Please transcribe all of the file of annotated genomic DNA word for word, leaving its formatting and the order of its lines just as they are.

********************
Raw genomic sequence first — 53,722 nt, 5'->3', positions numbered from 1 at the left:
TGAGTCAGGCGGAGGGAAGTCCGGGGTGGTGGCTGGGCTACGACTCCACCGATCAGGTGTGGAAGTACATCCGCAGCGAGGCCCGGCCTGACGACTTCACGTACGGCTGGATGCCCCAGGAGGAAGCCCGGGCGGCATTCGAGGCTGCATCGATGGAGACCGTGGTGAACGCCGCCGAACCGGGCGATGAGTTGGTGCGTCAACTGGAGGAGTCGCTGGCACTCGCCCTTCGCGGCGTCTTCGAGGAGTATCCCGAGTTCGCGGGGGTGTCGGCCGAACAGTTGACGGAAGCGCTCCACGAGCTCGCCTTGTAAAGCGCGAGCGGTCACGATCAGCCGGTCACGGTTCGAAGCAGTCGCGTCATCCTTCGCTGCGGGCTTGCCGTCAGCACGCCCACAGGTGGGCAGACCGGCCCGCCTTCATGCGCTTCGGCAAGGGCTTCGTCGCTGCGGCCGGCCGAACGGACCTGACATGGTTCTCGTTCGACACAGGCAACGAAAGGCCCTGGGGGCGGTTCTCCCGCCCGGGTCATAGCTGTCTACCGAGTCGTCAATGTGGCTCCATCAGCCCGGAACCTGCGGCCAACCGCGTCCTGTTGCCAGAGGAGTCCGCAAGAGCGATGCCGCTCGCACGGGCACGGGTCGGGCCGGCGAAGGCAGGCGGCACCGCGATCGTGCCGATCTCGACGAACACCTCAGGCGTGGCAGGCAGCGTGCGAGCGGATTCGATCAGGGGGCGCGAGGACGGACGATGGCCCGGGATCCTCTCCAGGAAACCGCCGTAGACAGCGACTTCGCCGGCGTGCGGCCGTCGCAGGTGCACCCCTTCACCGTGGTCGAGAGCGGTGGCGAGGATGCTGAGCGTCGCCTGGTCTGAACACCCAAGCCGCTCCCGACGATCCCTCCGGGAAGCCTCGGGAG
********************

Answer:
Raw genomic sequence first — 53,722 nt, 5'->3', positions numbered from 1 at the left:
TGAGTCAGGCGGAGGGAAGTCCGGGGTGGTGGCTGGGCTACGACTCCACCGATCAGGTGTGGAAGTACATCCGCAGCGAGGCCCGGCCTGACGACTTCACGTACGGCTGGATGCCCCAGGAGGAAGCCCGGGCGGCATTCGAGGCTGCATCGATGGAGACCGTGGTGAACGCCGCCGAACCGGGCGATGAGTTGGTGCGTCAACTGGAGGAGTCGCTGGCACTCGCCCTTCGCGGCGTCTTCGAGGAGTATCCCGAGTTCGCGGGGGTGTCGGCCGAACAGTTGACGGAAGCGCTCCACGAGCTCGCCTTGTAAAGCGCGAGCGGTCACGATCAGCCGGTCACGGTTCGAAGCAGTCGCGTCATCCTTCGCTGCGGGCTTGCCGTCAGCACGCCCACAGGTGGGCAGACCGGCCCGCCTTCATGCGCTTCGGCAAGGGCTTCGTCGCTGCGGCCGGCCGAACGGACCTGACATGGTTCTCGTTCGACACAGGCAACGAAAGGCCCTGGGGGCGGTTCTCCCGCCCGGGTCATAGCTGTCTACCGAGTCGTCAATGTGGCTCCATCAGCCCGGAACCTGCGGCCAACCGCGTCCTGTTGCCAGAGGAGTCCGCAAGAGCGATGCCGCTCGCACGGGCACGGGTCGGGCCGGCGAAGGCAGGCGGCACCGCGATCGTGCCGATCTCGACGAACACCTCAGGCGTGGCAGGCAGCGTGCGAGCGGATTCGATCAGGGGGCGCGAGGACGGACGATGGCCCGGGATCCTCTCCAGGAAACCGCCGTAGACAGCGACTTCGCCGGCGTGCGGCCGTCGCAGGTGCACCCCTTCACCGTGGTCGAGAGCGGTGGCGAGGATGCTGAGCGTCGCCTGGTCTGAACACCCAAGCCGCTCCCGACGATCCCTCCGGGAAGCCTCGGGAG